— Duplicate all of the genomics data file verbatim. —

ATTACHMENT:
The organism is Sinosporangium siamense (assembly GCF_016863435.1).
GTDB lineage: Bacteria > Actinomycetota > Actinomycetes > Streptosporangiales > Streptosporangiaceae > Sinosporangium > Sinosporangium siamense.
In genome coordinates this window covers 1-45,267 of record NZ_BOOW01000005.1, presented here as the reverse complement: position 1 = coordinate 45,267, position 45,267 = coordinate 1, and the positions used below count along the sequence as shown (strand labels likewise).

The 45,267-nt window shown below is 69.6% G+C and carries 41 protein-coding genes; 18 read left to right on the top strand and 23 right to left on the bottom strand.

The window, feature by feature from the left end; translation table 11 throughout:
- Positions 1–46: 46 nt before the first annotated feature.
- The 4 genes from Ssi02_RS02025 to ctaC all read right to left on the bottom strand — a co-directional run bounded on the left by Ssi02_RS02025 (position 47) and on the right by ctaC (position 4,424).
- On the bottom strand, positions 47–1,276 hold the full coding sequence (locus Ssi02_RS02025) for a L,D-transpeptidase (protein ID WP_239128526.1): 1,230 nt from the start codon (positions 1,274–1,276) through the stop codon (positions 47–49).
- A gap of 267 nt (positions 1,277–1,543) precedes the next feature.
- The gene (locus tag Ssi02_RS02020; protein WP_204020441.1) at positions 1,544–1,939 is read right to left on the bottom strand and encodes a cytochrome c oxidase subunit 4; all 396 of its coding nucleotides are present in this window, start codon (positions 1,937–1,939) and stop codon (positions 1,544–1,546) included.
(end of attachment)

The organism is Sinosporangium siamense (assembly GCF_016863435.1).
GTDB lineage: Bacteria > Actinomycetota > Actinomycetes > Streptosporangiales > Streptosporangiaceae > Sinosporangium > Sinosporangium siamense.
In genome coordinates this window covers 1-45,267 of record NZ_BOOW01000005.1, presented here as the reverse complement: position 1 = coordinate 45,267, position 45,267 = coordinate 1, and the positions used below count along the sequence as shown (strand labels likewise).

The 45,267-nt window shown below is 69.6% G+C and carries 41 protein-coding genes; 18 read left to right on the top strand and 23 right to left on the bottom strand.

The window, feature by feature from the left end; translation table 11 throughout:
- Positions 1–46: 46 nt before the first annotated feature.
- The 4 genes from Ssi02_RS02025 to ctaC all read right to left on the bottom strand — a co-directional run bounded on the left by Ssi02_RS02025 (position 47) and on the right by ctaC (position 4,424).
- On the bottom strand, positions 47–1,276 hold the full coding sequence (locus Ssi02_RS02025) for a L,D-transpeptidase (protein ID WP_239128526.1): 1,230 nt from the start codon (positions 1,274–1,276) through the stop codon (positions 47–49).
- A gap of 267 nt (positions 1,277–1,543) precedes the next feature.
- The gene (locus tag Ssi02_RS02020; protein WP_204020441.1) at positions 1,544–1,939 is read right to left on the bottom strand and encodes a cytochrome c oxidase subunit 4; all 396 of its coding nucleotides are present in this window, start codon (positions 1,937–1,939) and stop codon (positions 1,544–1,546) included.